By TIM TALLEY
Associated Press Writer
OKLAHOMA CITY (AP) -- Republican leaders of the Oklahoma House unveiled a plan Tuesday to increase the number of therapists for autistic children in the state but said they remain opposed to an insurance coverage mandate for the disorder.
Continuing GOP opposition to an autism mandate may set the stage for another emotional showdown with Democrats and the parents of autistic children who support mandate legislation that passed the Senate last year but was blocked in the House. Similar legislation has been filed this year.
"Their plan is a step in the right direction, but it is only one step," said Sen. Jay Paul Gumm, D-Durant, author of mandate legislation known as "Nick's Law," named for an 11-year-old autistic boy from Edmond, Nick Rohde.
"Without some kind of private insurance component, the House's proposal will fall woefully short of dealing with the epidemic of autism," Gumm said.
"I do welcome their statements as a small first step forward. But they're ignoring the 800-pound gorilla," said Nick's father, Wayne Rohde.
"Practitioners will come to this state when they have a means of receiving desirable incomes," he said. "Nick's law would help thousands of children in Oklahoma. Their own plan is deny services to these children."
Republican House leaders refused to hear Nick's Law last year, claiming it would drive up the cost of health insurance for Oklahomans. Oklahoma already has 36 health insurance mandates.
A study prepared for the House that was released last week said an insurance mandate would increase health insurance rates by at least 7.8 percent and possibly as high as 19.8 percent.
Wayne Rohde said the study was "nothing short of a desperate move" and was full of errors.
"They are continuing to protect the insurance companies," he said.
Gumm said such increases have not been experienced in other states with autism insurance mandates.
Republican House Speaker Chris Benge of Tulsa acknowledged that the debate over Nick's Law was one of the most politically divisive of the 2008 Legislature. The Legislature convenes again on Feb. 2.
"This is an emotional issue. It's one that's been difficult for us to deal with," Benge said. "Issues that deal with children are so emotional."
But Benge and Speaker Pro Tem Kris Steele, R-Shawnee, said a requirement that health insurers cover the diagnosis and treatment of autism would be ineffective because of a shortage of trained providers that makes it difficult for families to obtain autism services.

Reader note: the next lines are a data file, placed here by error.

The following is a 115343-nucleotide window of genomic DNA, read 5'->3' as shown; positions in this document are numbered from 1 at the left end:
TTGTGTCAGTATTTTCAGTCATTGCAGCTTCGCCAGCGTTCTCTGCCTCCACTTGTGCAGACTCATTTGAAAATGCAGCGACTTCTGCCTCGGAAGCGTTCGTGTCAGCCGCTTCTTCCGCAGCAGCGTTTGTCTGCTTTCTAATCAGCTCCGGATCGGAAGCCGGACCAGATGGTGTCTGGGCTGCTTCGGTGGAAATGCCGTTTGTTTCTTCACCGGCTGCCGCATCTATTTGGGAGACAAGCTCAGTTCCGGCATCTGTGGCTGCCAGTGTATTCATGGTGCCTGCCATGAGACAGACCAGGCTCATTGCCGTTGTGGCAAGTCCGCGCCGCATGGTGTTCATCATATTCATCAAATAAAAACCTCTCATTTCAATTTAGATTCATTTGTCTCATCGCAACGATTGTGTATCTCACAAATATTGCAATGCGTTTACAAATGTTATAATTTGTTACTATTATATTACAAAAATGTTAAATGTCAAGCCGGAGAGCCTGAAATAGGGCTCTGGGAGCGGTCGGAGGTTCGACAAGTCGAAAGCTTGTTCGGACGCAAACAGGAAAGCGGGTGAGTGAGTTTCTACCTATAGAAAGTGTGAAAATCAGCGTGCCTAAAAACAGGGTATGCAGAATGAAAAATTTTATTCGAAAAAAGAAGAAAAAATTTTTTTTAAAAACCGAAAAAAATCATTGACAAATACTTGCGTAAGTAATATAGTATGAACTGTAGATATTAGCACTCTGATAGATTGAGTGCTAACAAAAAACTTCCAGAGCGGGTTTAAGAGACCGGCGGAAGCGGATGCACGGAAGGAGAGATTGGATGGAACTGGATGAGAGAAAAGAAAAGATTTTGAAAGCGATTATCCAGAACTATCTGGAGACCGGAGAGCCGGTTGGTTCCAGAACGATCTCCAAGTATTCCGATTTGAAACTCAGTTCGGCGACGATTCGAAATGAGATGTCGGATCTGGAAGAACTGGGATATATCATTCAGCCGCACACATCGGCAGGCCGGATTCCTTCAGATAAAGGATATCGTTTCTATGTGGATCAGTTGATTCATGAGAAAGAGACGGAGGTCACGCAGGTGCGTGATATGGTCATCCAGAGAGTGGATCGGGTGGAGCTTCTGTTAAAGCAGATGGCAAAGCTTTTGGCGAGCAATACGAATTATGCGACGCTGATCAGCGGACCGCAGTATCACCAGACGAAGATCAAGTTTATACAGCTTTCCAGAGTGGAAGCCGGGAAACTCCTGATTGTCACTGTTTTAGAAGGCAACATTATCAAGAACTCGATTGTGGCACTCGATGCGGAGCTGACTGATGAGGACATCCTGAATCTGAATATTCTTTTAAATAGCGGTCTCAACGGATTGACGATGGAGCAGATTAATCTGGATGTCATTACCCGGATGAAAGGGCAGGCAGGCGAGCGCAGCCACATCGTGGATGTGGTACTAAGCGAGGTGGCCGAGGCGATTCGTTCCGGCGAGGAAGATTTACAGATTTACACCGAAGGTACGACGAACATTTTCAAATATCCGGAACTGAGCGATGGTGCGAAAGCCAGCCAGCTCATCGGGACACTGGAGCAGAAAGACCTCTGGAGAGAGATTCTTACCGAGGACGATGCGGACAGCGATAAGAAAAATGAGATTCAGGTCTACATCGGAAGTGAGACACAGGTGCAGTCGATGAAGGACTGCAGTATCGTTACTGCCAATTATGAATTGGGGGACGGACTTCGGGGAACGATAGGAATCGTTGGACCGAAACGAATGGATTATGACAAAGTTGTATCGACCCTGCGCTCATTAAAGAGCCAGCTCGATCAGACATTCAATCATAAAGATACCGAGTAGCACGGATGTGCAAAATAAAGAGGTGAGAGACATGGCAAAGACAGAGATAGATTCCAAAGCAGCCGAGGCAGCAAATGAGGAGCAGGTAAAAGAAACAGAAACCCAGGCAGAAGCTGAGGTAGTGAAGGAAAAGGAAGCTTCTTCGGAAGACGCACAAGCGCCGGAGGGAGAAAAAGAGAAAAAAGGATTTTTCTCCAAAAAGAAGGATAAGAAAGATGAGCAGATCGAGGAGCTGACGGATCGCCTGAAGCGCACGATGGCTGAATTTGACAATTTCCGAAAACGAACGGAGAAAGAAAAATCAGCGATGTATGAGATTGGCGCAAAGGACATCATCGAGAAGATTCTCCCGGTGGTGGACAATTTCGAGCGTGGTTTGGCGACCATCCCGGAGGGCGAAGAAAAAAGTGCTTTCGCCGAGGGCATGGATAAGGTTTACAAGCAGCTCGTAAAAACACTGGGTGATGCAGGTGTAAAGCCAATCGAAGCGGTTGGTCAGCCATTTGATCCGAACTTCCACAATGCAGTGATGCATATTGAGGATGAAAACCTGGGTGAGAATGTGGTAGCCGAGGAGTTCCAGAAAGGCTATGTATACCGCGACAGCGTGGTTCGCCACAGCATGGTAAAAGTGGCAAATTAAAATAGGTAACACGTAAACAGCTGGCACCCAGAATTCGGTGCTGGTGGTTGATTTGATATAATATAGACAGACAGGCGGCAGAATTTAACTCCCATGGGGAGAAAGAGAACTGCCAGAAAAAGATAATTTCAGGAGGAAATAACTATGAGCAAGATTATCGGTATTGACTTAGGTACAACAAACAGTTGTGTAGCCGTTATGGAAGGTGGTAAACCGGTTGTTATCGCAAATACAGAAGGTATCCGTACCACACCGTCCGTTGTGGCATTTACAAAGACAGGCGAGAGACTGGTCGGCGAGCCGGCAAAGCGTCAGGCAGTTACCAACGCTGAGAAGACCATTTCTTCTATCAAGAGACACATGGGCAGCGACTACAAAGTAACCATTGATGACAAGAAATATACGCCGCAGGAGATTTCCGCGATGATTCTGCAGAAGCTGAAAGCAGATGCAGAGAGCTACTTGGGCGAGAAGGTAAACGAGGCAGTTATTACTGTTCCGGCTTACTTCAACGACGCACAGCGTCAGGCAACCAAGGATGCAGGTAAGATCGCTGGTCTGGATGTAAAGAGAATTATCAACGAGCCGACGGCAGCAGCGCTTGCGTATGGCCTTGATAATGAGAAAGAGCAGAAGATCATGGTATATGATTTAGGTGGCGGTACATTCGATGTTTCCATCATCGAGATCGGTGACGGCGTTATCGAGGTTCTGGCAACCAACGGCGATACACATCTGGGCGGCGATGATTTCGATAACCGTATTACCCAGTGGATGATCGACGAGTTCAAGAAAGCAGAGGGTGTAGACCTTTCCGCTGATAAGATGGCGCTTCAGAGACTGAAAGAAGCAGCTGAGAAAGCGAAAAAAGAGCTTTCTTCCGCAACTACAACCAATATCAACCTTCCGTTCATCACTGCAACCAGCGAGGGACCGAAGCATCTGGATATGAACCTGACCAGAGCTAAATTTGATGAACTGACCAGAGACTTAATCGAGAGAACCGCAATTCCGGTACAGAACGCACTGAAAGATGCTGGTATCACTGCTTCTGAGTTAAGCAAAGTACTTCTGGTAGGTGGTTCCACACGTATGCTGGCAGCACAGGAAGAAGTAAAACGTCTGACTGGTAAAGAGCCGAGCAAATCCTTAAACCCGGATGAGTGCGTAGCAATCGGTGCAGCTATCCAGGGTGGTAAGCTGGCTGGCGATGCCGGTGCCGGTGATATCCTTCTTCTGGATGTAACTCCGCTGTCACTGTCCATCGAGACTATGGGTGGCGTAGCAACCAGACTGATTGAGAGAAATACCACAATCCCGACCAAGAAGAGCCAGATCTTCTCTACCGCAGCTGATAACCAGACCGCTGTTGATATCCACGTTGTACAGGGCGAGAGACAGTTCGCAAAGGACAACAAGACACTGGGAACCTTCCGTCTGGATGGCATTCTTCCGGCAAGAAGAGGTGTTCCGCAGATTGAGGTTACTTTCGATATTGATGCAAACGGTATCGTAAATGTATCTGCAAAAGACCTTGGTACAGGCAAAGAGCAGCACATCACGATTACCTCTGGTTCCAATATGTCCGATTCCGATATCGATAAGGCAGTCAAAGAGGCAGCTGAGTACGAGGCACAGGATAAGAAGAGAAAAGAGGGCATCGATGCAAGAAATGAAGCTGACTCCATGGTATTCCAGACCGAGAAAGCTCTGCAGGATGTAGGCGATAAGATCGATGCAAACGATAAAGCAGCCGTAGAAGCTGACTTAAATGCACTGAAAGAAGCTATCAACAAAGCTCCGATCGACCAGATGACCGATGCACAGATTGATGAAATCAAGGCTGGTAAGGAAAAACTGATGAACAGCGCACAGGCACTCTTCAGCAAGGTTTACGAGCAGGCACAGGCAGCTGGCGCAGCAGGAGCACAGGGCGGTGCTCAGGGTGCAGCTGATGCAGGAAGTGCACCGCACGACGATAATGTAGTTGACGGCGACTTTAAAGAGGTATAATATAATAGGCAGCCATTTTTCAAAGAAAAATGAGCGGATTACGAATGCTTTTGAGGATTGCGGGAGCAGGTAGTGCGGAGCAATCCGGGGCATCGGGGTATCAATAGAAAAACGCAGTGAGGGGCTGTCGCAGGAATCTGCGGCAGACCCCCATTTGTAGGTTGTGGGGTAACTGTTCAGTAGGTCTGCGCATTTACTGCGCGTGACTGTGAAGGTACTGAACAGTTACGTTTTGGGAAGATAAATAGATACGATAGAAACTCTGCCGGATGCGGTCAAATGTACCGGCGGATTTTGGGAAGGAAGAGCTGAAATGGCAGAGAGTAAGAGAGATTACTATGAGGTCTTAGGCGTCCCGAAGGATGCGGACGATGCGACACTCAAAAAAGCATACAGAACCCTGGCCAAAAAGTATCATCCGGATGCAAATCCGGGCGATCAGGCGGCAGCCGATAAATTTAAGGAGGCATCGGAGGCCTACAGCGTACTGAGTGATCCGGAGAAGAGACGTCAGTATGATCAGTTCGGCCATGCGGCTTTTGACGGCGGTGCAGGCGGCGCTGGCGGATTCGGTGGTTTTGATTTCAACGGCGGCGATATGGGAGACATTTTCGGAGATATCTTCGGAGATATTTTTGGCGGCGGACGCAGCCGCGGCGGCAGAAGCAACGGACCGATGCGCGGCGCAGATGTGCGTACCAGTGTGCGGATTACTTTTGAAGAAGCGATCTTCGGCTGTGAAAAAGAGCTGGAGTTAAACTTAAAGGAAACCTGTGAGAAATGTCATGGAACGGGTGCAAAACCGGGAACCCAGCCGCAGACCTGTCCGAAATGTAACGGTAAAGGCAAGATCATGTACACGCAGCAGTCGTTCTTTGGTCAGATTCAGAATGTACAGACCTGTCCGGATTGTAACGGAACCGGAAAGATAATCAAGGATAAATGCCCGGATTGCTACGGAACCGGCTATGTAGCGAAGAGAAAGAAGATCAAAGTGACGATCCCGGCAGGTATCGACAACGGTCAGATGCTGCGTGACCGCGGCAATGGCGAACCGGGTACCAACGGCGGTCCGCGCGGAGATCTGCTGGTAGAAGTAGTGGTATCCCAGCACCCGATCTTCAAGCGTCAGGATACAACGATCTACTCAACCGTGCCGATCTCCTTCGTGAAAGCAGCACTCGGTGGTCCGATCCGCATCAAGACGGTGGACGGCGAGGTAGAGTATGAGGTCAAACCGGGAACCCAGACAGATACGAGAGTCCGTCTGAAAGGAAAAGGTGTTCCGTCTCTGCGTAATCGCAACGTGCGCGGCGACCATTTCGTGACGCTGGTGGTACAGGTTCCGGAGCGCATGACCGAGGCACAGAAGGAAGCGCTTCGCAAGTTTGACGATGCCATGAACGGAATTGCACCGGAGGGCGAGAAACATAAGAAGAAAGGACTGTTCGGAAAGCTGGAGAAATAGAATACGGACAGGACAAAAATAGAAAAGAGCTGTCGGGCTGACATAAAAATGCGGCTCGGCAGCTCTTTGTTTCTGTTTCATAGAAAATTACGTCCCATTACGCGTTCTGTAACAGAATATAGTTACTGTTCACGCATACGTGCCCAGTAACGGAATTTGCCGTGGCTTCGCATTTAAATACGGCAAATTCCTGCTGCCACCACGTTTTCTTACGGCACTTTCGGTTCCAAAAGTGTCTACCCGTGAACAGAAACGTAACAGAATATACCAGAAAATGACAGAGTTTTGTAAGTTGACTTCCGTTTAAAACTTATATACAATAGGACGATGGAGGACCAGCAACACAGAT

Autism is a bioneurological disability that affects communication skills in young children, many of whom also suffer from ailments such as allergies, asthma and epilepsy. Officials estimate it affects about one of every 150 children.
House members conducted a series of hearings on autism last summer that found there is a lack of behavioral analysts and other legitimate service providers for autistic children in the state.
An autism pilot program conducted by the state Department of Human Services provided about $12,000 a year to each of 29 families with autistic children to obtain autism-related services, officials said. But many families ended the year with a significant amount of money unspent due to the limited number of legitimate providers.
"We found there's a glaring lack of service providers in our state," Steele said. "A mandate doesn't matter unless you have service providers."
Among other things, the House plan calls for a licensing process for national Board Certified Behavioral Analysts and enhancement of existing state programs to train doctors to diagnose and treat autism.
It would also enhance Sooner Start, Oklahoma's early intervention program for children with disabilities and developmental delays up to age 3, by providing professional training on the treatment of children with autism spectrum disorders.
Steele estimated that implementing the proposals will cost about $500,000.
Anne Roberts, executive director of the Oklahoma Institute for Child Advocacy, said rising autism rates among Oklahoma children calls for more effort to increase the availability of qualified service providers.
"This new initiative, with its multi-pronged approach, is an enormous step toward overcoming the barriers to the services so desperately needed by these children and their families," Roberts said.